Remember that people respond differently to bad news. Some handle it with tears, some with humor, some with a practical, straightforward attitude. You can take cues from your loved one to see what responses are appropriate to them. A great resource that I'm currently reading with my husband is the book The Five Love Languages by Gary Chapman. (Click the link to go to the official website, where you'll find quizzes and other info.) It's a book about discovering your husband or wife's "love language," or the way they express and receive love. Even though the book is designed for couples, the concept translates to family and friends easily. Find their love language, and you'll learn how to show them you care in the best way. Sometimes it's with gifts, like bringing what Mom and I call "happy day gifts" (gifts without special occasion,) or it might be with quality time, just sitting and talking about what's going on in life. Whatever your loved one's love language, you can assure they feel loved by you when you come to visit.

A side note - if you're having difficulty dealing with your loved one's diagnosis, or are just looking for advice or kinship, look for a local support group. Support groups aren't just for people with illnesses, they're also for the people the illness affects indirectly. So, while you're printing out a list of support groups your loved one could be a part of, find one that you can be a part of, too.

Wishing you wellness,

Friday, May 20, 2011

You don't always get what you want.......

Tagging onto Chelsea's post:
At Karyn's PCP visit, she went armed with a list of concerns and questions.  Knowing that she probably wouldn't be able to discuss everything, she prioritized. 
  • when would she get an appointment to have her test redone to determine if her cancer was back?
  • why did the Neurologist order an MRI, additional blood work and give her a medication without adequate information on what it was for, risks, benefits or side effects?
  • could the dose on her medication be changed to provide better pain control?
There was much more, but you get the picture.  Fortunately, Dr. V. is familiar with the multitude of problems Karyn has.  While no physician or care provider is perfect, Dr. V. seems to get it and took action.  Instead of the expected "I don't know why he ordered these", she agreed that the MRI and blood work did need to be done, BUT she explained why.  She also discussed the new medication and again felt it was an appropriate choice.  The side effects vs. the benefits were reviewed along with an alternative dosing plan.  Taking the new med would hopefully address the neuropathy pain that just increasing the dose on the old med would not.  The list of questions and anxiety level would have been less had the other physician taken the time to explain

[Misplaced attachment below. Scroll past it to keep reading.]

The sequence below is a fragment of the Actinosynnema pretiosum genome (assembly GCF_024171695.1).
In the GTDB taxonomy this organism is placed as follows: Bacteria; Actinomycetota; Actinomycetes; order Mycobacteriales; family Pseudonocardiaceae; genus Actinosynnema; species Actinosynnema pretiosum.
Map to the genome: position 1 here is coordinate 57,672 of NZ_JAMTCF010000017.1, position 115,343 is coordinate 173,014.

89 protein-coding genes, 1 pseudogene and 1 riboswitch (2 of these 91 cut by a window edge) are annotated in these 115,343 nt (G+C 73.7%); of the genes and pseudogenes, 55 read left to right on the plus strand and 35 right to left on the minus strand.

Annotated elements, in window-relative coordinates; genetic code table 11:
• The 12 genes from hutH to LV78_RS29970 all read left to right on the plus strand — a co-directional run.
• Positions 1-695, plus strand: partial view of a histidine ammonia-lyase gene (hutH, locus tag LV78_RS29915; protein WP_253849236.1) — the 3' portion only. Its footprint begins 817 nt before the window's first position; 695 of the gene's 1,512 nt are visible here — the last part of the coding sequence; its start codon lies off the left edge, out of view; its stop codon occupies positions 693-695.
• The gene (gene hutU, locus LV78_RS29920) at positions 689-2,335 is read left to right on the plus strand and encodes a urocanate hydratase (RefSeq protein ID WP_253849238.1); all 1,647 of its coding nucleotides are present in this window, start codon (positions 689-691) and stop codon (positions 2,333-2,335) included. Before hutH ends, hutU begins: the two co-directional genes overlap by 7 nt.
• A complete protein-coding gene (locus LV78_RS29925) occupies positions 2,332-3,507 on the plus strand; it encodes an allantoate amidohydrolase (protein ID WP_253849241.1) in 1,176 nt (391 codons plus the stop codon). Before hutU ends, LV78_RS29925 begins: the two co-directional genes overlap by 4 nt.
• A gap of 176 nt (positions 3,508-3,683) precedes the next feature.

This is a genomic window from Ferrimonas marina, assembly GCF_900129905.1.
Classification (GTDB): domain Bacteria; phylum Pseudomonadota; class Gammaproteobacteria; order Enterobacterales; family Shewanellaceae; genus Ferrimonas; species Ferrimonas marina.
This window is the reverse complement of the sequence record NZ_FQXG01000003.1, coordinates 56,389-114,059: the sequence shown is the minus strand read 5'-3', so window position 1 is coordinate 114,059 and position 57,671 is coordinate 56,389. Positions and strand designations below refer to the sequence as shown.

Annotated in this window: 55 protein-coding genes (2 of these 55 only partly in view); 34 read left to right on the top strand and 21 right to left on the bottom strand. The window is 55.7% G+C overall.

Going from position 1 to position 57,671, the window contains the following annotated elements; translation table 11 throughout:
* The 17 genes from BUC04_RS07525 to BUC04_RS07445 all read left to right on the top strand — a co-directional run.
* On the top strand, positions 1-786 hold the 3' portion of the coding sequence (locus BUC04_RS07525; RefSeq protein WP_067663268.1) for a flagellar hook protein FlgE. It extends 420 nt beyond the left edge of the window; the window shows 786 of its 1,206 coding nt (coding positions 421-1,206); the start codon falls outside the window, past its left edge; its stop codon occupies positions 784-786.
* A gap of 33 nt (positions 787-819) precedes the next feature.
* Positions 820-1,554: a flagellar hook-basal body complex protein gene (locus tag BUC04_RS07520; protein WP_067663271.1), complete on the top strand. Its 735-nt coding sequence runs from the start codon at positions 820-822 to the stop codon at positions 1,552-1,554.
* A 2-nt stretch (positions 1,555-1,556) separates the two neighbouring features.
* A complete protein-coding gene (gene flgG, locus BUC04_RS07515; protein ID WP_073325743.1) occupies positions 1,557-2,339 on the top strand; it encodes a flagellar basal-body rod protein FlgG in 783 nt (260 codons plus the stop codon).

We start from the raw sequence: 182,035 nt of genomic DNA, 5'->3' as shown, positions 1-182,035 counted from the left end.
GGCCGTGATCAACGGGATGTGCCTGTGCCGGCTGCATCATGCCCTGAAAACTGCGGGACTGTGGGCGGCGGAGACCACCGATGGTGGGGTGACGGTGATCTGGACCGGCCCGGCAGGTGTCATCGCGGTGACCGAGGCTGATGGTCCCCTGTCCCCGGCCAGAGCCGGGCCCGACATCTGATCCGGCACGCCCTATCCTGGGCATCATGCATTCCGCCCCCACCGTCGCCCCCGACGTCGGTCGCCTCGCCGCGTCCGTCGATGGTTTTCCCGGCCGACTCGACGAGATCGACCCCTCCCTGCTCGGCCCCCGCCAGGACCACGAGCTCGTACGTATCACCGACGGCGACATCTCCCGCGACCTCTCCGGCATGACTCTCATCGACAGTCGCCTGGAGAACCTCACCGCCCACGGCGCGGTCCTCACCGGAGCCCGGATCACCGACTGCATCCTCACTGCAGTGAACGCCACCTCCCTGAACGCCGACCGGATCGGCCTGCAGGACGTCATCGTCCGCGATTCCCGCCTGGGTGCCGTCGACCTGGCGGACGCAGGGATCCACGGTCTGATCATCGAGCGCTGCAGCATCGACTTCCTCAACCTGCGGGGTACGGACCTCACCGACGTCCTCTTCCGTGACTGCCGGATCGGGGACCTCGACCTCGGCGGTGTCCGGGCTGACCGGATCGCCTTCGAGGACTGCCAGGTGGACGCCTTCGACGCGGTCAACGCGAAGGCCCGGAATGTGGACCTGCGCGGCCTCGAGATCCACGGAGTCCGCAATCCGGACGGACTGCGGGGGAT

So she didn't get to increase her med dose, didn't get out of having the tests, which is what she wanted.  But maybe she got what she needed.  We're certainly hoping so.

Count your blessings

Wednesday, May 18, 2011

Pharmacies, Shmarmacies, and What To Do When Your Doctor Leaves You (Or Vice Versa)

Things to do at the pharmacy while waiting on your prescription:

1. Do crossword puzzles. When it becomes boring, try to do them upside down or involve the people sitting around you. Mom and I used to do them all the time while waiting for her radiation appointments.
2. People watch. Make up stories in your head about where people are from, what their job is, and, of course, what kind of medication they're getting.
3. Start conversations with strangers. They're often relieved to have someone interesting to talk to.
4. Don't wait. Drop your prescription off and go run errands, or better yet, get a sno cone! Our favorite is the Snowflake Factory in Arlington, TX!

So, not long ago, Mom had an experience with a doctor that ultimately made her decide to switch. The doctor was completely inappropriate during a visit and rude over the phone while giving bad test results. Mom had already had issues with one of the nurses on her staff (a different can of worms,) and I had encountered another doctor at the hospital who, after I explained to her that I felt she had been really rude to me in an emergency situation, referenced Mom's doctor and said, "She's my colleague - she wouldn't say anything bad about me. She knows I'm not rude." Insert nasty smile here. 

Mom spoke with her primary care doctor, who said she would refer her and get the proper tests done as quickly as possible. You have to stand up for yourself and your well being. If a doctor is unprofessional or doesn't seem to have your health in his or her best interest, you have the right as a patient to speak up and find another doctor. When you do that, you also have to follow up to be sure the proper documents have been sent to the new doctor, and that appointments have been scheduled. Sometimes, you have to take charge of the system. It's hard work getting good healthcare!

A few days ago, I had a follow up appointment with my new primary care physician. She had prescribed me a bunch of meds for Fibro and anxiety that not only made me feel worse, but were meds that I just didn't want to be on day to day. When I went back, I let her know how the meds made me feel, and that I didn't necessarily want a daily med for pain or anxiety. I asked if she could prescribe something for when the symptoms get bad, and she was happy to. I thanked her for being so thorough - asking lots of questions - and for caring about my health and pain level. She smiled and said thank you, then paused and said, "You know I'm leaving, right?"